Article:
KGS Home Reports

Kansas Geological Survey, Open-file Report 2012-14

LEOWEB Version 11.0 User Manual

Glennon F. Gagnon

KGS Open File Report 2012-14
July 2012

For nearly 50 years the Kansas Geological Survey (KGS) has been involved with developing computer programs to convert legal land descriptions to mapping coordinates. The first program was written in 1964 by Donald Good. His program used 126 land locations and an arbitrary map-coordinate system to test the possibility of using a computer to convert section, township, and range notation to Cartesian coordinates. Good's program was written in FORTRAN II for an IBM 1620 computer. Subsequent programs, such as KANS, developed by Charles O. Morgan and Jesse M. McNellis (1969) offered significant improvements, including the ability to calculate latitude and longitude values. KANS was written in FORTRAN IV and tested on an IBM 7040 at the University of Kansas Computing Center. The program utilized 948 latitude and longitude control points and 962 township and range correction parameters.

These early programs ran in a mainframe environment, making access to the general public impractical. With the advent of the PC, however, KGS employee Charles G. Ross (1989) saw an opportunity to write such a program. Ross named the program LEO, a play on words "LEGAL to GEO." In 1994 LEO II was released as a second generation version of the program. Subsequent development work was performed by David R. Collins with the release of LEO 3.4, LEO 3.6, and finally LEO 3.9 released in 1999. The DOS versions of LEO were written in FORTRAN 77 for IBM-compatible personal computers. They remained a popular tool for industry, researchers, and government for nearly 20 years.

In 2007 work began on a GUI version of LEO that would utilize the benefits of the more powerful yet low-cost computers. LEO 7.0 was developed by Glen Gagnon as a stand-alone desktop program written in Java. Released in 2008, it offers an intuitive graphic user interface, NAD27 and NAD83 conversion options, and batch processing capabilities. The application was designed to run on any system supporting the JAVA Runtime Environment (JRE 1.6). A key aspect of the LEO 7.0 design was the ability to de-couple the calculation engine from the GUI front end. When implemented in this fashion, the same engine used in the desktop version can be called within database environments, such as Oracle. This feature makes LEO very flexible and guarantees the same results in all environments.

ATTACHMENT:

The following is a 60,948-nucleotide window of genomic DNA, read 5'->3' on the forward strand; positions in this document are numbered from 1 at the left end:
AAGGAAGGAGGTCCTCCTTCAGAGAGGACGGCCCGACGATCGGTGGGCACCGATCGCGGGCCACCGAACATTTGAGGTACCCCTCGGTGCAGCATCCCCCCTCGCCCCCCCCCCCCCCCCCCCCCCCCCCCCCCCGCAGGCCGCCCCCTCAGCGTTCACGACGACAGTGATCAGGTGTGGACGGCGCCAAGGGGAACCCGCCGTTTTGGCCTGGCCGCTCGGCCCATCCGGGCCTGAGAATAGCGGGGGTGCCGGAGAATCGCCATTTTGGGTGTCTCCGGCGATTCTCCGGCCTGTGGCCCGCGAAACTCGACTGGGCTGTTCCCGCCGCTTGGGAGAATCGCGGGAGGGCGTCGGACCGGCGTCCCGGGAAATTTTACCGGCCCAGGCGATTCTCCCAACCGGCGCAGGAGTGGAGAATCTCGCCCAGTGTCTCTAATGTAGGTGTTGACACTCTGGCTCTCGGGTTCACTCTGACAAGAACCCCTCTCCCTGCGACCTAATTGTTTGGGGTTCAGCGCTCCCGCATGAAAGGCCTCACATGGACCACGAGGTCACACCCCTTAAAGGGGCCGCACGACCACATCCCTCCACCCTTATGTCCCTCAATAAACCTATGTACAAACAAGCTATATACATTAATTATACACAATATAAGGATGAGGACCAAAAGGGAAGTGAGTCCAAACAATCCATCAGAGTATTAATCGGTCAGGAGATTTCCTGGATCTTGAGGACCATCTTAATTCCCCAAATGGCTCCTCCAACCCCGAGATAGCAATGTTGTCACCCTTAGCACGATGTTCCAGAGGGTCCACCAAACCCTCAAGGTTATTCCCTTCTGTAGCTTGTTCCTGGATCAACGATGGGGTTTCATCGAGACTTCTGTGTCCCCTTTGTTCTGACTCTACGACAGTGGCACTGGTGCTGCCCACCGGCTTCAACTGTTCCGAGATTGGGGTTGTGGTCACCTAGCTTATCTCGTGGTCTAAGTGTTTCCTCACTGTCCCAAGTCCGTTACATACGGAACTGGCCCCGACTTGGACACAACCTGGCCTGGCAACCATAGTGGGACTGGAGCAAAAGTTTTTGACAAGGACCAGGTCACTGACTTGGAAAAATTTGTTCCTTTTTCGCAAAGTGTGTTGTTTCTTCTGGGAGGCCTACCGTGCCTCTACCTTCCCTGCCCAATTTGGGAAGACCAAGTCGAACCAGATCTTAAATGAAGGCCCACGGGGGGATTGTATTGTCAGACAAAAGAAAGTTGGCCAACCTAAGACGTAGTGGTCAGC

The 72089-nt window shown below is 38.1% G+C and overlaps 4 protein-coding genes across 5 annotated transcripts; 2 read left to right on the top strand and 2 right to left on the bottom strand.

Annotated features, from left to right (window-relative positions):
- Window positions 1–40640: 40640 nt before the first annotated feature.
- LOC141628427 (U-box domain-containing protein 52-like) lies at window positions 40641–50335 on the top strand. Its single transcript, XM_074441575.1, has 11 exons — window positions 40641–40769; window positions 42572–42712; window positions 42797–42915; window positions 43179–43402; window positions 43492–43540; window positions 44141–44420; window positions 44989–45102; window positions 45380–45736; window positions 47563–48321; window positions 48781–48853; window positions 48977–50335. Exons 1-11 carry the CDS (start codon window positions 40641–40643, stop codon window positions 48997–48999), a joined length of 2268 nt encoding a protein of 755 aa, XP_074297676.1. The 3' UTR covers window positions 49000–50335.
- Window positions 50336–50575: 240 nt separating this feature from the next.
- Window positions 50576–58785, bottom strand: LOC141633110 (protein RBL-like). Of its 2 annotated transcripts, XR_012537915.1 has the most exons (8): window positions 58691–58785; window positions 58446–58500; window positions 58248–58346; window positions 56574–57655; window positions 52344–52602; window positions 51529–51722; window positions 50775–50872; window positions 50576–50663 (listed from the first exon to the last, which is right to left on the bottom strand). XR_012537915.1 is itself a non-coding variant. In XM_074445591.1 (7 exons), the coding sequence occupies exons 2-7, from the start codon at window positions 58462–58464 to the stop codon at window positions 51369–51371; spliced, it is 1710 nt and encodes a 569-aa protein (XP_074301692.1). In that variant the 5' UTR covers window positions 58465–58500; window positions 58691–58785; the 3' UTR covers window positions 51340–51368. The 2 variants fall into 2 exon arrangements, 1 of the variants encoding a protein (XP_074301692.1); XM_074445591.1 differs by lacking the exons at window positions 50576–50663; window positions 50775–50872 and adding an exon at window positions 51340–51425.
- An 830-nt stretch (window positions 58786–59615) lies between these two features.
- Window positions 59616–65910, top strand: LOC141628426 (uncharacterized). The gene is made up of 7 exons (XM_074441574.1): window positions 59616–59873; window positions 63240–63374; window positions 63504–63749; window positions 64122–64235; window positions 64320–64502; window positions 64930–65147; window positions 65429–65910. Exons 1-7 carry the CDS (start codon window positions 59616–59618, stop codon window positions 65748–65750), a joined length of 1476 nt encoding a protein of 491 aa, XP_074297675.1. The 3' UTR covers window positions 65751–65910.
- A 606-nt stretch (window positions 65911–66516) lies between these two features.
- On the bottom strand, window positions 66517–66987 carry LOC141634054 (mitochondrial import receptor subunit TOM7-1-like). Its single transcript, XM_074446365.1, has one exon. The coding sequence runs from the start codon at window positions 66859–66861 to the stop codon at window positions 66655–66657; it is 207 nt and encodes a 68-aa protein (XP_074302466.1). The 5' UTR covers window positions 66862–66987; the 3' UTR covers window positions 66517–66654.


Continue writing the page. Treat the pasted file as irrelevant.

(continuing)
Deployed as a web service, it is called thousands of times per day to perform location calculations on the KGS web site. The database implementation of LEO is powerful, yet many users continue to rely on the stand-alone version. One reason is the ability to operate untethered from network connectivity. At times, the freedom to work remotely in the field is essential but the stand-alone design has a downside. One major drawback is the need for sufficient computer skills to install JAVA. Another is the lack of a method for periodically updating the stand-alone versions with corrected coordinate values for section corners.

Web-based software and the advent of mobile computing have made it possible to implement a solution that streamlines use, runs remotely, and can update coordinates in a timely manner. This document serves as the User Manual for the LEOWEB 11 application and is intended to assist users with various features of the program.

The complete report is available as an Adobe Acrobat PDF file.

KGS_OF_2012-14_LEOWEB_11_UserManual.pdf (2.6 MB)

To read this file, you will need the Acrobat PDF Reader, available free from Adobe.

Kansas Geological Survey
Updated July 9, 2012
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